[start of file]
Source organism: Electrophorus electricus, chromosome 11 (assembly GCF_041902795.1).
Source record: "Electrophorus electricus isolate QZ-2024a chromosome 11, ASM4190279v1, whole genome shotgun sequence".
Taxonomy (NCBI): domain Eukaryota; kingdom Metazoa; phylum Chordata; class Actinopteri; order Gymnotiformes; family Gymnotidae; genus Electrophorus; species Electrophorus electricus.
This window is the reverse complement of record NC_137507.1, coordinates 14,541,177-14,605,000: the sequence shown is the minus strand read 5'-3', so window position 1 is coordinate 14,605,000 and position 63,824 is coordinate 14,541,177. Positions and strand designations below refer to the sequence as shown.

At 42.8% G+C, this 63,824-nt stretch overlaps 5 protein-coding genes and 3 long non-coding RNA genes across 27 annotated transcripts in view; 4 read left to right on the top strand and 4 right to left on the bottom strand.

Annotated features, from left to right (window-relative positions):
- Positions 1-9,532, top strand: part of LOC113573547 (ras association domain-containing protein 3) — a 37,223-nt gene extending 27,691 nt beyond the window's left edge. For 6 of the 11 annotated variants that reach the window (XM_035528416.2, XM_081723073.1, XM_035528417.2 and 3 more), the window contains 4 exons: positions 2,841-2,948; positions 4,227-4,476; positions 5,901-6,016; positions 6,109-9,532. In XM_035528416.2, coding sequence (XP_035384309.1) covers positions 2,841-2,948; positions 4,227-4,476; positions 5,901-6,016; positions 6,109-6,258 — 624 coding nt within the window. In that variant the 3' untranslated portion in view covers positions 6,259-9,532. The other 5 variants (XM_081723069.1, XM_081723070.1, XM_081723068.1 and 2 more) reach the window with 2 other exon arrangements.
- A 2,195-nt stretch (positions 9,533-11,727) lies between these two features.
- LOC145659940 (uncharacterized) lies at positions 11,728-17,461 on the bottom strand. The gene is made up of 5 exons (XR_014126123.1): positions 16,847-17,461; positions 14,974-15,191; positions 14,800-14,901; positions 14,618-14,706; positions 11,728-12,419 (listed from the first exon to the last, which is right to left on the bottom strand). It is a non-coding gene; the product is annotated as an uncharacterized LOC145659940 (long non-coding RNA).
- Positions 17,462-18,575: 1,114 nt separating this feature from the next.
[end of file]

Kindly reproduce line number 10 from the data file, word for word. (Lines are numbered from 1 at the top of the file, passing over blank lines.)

- Positions 17,462-18,575: 1,114 nt separating this feature from the next.